The last {inaudible] of those strategic points: they talk about how conservationists shouldn’t really critique capitalism–that’s probably not a good tactic—but should rather partner with corporations to achieve better results. In fact, Peter Kareiva, in a rather famous quote from one of his essays, says, “Instead of scolding capitalism, conservationists should partner with corporations in a science-based effort to integrate the value of nature’s benefits into their operations and cultures.”

So that’s the new environmentalism in a nutshell.

DJ: Isn’t there also a fabulous quote by him about how we need to protect nature only for man? What was his quote about that? There’s a pretty famous one.

TB: Sure. I think you’re thinking of a quote that he published in a paper with coauthors a few years ago that was published by the Breakthrough Institute where he said, let’s see, I think it was the . . . I’m sorry. Yes, is this what you meant? “The second major shift we urge is that conservationists should focus foremost on regions where the degradation of ecosystem services most severely threatens the well-being of people.” Is that the one you were thinking of?

DJ: Yeah . . .

TB: Oh, I bet you were thinking of this one. Okay, here’s a quote. From Peter Kareiva, chief scientist of the Nature Conservancy, “Instead of pursuing the protection of biodiversity for biodiversity’s sake”—that is, because of its intrinsic value—“a new conservation should seek to enhance those natural systems that benefit the widest number of people, especially the poor.” So there he really encapsulated it in a nutshell that the focus should not be on the intrinsic value of nature or protecting the diversity of life for its own sake, but really this new conservation should be focused on areas that we actively manage or enhance so that you can keep providing ecological services or ecosystem services to the most number of people.

When I read that quote—I don’t know if you have the same thought, Derrick, but I suspect you might have—to me, it just sounded almost exactly like Gifford Pinchot. It’s the same utilitarian ethic applied to conservation.

DJ: It’s funny you mention the thought I had, because one of the things I think of is Gifford Pinchot and one of the things I feel as you have been saying all of these things is a great wave of nausea. I find these arguments really . . . I don’t want to say just problematic, but really harmful. I think these people are doing great harm to the environmental movement. I have a little bit of difficulty even doing an interview about this because it is all so wrongheaded. Where do we even begin to dissect it?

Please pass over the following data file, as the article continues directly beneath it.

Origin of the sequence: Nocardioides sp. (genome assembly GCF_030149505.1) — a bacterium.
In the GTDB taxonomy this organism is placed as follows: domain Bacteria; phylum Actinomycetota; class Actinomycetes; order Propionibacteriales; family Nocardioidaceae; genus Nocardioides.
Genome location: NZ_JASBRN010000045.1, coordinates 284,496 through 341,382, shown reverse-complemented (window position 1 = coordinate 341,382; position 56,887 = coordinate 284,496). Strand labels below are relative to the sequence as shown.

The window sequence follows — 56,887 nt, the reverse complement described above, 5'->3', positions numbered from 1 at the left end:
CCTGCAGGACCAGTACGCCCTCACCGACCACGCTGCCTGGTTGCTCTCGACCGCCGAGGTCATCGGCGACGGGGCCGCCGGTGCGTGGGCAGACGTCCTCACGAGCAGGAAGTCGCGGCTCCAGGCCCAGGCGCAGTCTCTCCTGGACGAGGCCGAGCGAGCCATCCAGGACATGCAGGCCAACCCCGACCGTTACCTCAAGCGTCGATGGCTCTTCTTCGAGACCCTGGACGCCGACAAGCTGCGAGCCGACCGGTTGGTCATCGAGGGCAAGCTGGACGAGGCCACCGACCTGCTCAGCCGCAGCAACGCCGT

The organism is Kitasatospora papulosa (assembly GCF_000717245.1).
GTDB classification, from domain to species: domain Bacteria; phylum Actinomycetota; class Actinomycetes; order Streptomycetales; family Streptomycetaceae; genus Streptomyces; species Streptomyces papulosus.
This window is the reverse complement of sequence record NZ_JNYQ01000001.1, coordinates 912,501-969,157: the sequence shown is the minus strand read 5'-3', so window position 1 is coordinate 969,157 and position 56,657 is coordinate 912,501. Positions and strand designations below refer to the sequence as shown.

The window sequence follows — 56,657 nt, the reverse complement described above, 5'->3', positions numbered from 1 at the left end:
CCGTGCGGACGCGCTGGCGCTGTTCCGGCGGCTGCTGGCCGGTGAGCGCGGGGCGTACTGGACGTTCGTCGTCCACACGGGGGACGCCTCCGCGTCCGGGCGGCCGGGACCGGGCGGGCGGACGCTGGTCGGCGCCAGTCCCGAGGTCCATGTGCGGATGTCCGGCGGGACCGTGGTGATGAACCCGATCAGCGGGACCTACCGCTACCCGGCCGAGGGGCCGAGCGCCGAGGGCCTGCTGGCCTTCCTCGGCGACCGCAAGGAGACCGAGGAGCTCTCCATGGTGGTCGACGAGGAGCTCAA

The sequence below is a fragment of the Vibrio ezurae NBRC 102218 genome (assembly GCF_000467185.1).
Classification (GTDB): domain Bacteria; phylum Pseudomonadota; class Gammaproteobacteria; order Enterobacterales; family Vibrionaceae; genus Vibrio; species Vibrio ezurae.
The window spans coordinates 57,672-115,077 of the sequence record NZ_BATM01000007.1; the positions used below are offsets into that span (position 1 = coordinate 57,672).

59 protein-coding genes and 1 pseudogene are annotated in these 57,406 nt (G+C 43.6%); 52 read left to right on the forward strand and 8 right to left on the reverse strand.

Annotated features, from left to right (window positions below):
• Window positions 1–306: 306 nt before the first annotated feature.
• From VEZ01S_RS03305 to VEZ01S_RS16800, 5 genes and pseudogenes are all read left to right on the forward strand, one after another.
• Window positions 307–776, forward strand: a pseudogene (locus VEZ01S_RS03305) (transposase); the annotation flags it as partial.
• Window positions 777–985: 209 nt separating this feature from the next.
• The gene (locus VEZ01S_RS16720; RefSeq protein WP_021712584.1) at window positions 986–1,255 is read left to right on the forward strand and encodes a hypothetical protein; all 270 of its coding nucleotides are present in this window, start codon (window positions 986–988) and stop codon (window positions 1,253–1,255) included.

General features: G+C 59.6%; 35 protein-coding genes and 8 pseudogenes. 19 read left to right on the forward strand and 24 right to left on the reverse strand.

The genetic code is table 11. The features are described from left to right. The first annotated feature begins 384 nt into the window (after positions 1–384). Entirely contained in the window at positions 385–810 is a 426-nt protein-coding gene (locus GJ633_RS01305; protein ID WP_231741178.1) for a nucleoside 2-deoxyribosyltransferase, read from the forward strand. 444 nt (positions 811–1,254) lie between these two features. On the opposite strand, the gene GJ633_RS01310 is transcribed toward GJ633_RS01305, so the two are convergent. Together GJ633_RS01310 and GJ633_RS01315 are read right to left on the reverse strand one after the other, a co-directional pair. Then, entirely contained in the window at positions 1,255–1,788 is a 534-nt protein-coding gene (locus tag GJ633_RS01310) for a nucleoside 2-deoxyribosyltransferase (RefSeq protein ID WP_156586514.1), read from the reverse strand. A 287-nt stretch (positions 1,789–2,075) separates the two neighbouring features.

TB: I could not agree with your more. I think it is so wrongheaded, but these are serious people getting serious press time out there in the mainstream, both in academia and, unfortunately, in the mainstream press. I don’t know if you ever look at that old rag called the New York Times, but in particular Shellenberger and Nordhaus have had great success in articulating their views on the editorial pages of the New York Times.

So these are ideas that are percolating beyond just the insular academic world of people who are getting graduate degrees in some environmental studies program somewhere. They’re percolating out into the mainstream. You even see traditional resource industries latching onto this, whereas these postmodern, deconstructionist-oriented, green academics are making very similar arguments as traditional logging and resource and mining industries. That’s been noticed, and those people have latched onto it.

The point you’ve made that these ideas are distressing and damaging and perhaps even nauseating was what prompted a group of us, including the foundation that I work for and another small family foundation, began in . . . actually, Emma Maris’s book was published in 2011, this very influential Breakthrough Institute journal piece by Kareiva and others, and coauthors, was published in 2011, and those ideas were getting such currency percolating out into the broader conservation community that we hosted a meeting to discuss them, to think about them, to really dissect them to see how they were being articulated and what the potential problems were there.

Then we responded in a way, probably not in a very effective way, but in the way that we did with this volume called Keeping the Wild, coedited by many, many luminary conservation writers and thinkers and scientists, dissecting different parts of the so-called new environmentalism and articulating what is both patently absurd and ridiculous and insane about these ideas and also what is very subtly damaging. In probably the most brilliant chapter—there are many, many good essays—but . . .